I watched as Gregg Abbas, from Away Outdoors, eased his way around the brush. It was hot, July in Texas does get that way, and although the stalk was not particularly tough, I was drenched in sweat. Through the brush I could barely see our intended prey, a full grown Bison Bull. But who was the prey and who was the hunter. This bull was huge! We estimated him to weigh 2000 pounds. Within bow range, this bull was no more than three strides for Gregg. With his cameraman and father, Fred, close behind Gregg stopped to come to a full draw.
We were here at the invitation of H.J. Ledbetter of Buffalo Mountain Hunts. H.J. had contacted bowhuntingINFO.com seeking a bowhunter that might be interested in taking out this bull. Buffalo Mountain Hunts maintains a buffalo herd of slightly under 100 head. This bull, they called Big Daddy, was their lead bull, but he had gone rouge. He was not staying with the herd, breaking down fences and straying where he shouldn't be. When we contacted Gregg Abbas with the proposal, he was all ready to go.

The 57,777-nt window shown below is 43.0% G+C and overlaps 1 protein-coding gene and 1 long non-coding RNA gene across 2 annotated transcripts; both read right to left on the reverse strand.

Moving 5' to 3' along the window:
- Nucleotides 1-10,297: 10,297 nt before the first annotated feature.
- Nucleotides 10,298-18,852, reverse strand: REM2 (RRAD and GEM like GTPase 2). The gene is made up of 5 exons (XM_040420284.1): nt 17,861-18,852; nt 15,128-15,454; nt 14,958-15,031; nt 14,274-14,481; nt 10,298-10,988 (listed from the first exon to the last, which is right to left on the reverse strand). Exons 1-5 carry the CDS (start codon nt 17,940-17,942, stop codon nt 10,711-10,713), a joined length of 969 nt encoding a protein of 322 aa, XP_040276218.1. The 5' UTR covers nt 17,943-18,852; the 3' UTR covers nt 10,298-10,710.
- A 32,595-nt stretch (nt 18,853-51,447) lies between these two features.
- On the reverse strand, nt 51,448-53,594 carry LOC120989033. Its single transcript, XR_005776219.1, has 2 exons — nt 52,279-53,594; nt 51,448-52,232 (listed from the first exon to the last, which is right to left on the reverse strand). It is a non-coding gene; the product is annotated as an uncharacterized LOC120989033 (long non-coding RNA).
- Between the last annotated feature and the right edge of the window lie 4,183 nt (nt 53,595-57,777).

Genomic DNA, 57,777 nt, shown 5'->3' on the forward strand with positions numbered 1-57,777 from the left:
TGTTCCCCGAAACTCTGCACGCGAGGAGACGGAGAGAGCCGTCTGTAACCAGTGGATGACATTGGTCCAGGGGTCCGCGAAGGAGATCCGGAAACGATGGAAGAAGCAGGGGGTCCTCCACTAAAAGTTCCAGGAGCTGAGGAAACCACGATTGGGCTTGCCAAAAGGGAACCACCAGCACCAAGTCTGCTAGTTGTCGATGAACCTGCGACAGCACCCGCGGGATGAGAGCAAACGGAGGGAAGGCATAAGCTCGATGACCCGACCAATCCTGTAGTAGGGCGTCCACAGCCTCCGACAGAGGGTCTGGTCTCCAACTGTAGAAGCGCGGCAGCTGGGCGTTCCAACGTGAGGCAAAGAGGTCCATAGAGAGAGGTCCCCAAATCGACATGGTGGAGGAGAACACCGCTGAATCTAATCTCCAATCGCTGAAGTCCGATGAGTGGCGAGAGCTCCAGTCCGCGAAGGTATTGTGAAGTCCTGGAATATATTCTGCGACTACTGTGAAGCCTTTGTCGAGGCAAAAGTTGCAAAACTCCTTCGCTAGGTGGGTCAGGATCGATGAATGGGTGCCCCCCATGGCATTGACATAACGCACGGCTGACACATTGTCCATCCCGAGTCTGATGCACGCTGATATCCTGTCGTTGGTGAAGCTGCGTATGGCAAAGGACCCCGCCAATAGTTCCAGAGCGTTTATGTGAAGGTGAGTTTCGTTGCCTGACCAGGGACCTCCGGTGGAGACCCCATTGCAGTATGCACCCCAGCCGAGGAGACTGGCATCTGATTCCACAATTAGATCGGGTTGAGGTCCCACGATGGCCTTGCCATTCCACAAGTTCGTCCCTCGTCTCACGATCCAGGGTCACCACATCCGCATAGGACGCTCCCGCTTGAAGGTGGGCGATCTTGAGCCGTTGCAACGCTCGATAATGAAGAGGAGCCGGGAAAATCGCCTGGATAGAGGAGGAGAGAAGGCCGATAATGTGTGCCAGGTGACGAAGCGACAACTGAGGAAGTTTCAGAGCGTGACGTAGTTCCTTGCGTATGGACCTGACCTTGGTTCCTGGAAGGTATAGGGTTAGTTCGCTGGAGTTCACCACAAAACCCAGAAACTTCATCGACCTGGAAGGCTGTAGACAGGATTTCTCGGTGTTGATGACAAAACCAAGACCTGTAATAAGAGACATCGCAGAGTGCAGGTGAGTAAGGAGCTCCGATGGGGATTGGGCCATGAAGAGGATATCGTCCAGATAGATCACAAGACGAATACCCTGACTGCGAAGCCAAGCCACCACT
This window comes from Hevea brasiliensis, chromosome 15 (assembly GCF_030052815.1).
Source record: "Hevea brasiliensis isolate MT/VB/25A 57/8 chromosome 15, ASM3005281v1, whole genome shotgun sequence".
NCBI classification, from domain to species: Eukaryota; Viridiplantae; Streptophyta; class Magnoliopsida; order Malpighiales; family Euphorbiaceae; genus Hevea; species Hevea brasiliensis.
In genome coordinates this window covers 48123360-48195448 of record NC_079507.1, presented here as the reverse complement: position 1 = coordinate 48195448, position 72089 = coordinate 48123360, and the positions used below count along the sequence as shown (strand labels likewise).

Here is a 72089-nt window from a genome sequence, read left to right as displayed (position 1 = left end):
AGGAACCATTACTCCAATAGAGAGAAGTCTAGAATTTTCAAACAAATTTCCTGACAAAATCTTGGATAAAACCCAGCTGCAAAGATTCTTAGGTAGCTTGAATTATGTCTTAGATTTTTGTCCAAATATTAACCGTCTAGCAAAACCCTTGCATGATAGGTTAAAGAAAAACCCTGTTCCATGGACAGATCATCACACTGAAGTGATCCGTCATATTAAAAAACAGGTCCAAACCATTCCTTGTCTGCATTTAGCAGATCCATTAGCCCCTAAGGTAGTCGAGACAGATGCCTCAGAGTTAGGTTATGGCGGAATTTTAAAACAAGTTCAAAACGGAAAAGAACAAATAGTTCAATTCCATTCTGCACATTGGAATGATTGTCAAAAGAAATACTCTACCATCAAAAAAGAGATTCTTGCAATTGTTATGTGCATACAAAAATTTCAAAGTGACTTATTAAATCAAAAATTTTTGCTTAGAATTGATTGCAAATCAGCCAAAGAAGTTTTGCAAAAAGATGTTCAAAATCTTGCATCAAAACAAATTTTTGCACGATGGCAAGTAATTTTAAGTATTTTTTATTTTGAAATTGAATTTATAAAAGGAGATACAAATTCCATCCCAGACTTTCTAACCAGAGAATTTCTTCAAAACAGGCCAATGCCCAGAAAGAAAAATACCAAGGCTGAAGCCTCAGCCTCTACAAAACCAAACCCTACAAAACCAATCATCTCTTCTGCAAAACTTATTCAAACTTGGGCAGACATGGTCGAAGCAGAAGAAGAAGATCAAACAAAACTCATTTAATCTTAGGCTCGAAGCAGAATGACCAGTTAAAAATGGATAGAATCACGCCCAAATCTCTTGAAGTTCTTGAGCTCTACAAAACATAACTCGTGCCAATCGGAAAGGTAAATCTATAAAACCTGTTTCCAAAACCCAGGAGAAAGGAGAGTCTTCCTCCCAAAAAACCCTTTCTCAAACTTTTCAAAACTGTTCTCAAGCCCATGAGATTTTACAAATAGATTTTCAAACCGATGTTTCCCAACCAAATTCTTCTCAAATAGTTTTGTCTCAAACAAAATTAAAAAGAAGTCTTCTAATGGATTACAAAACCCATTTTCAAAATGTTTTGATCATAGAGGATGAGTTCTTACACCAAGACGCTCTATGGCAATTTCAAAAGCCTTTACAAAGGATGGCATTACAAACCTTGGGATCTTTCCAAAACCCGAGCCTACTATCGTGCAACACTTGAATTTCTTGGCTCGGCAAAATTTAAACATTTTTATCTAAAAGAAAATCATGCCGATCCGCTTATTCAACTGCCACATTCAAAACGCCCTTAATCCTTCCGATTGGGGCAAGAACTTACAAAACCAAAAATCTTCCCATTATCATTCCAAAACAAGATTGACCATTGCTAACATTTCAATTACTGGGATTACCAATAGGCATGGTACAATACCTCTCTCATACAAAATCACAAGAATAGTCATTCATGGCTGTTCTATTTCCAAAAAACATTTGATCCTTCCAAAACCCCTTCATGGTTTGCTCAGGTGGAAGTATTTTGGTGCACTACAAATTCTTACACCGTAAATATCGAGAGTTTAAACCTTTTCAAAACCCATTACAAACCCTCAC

We scheduled the hunt for July 5th and 6th, with hopes to take the bull late in the evening of the first day. I arrived early in the day, and H.J., his ranch manager, Larry Pitcox, gave me the grand tour of the ranch. Buffalo Mountain Hunts offers trophy whitetail, turkey hunts and buffalo hunts with primitive weapons - bows, and black powder weapons. With over 4500 acres to hunt, there was plenty to see. We saw numerous deer, and turkey in our tour as well as got a look at their bison herd. After some considerable looking we were able to find Big Daddy, well over a mile from the rest of the herd.
Gregg and Fred were delayed coming out of Michigan due to mechanical problems with their plane. They would arrive late in the evening. There wouldn't be enough time to hunt that evening, but we were hoping to spot Big Daddy, and gauge the best place to start our hunt from the next day.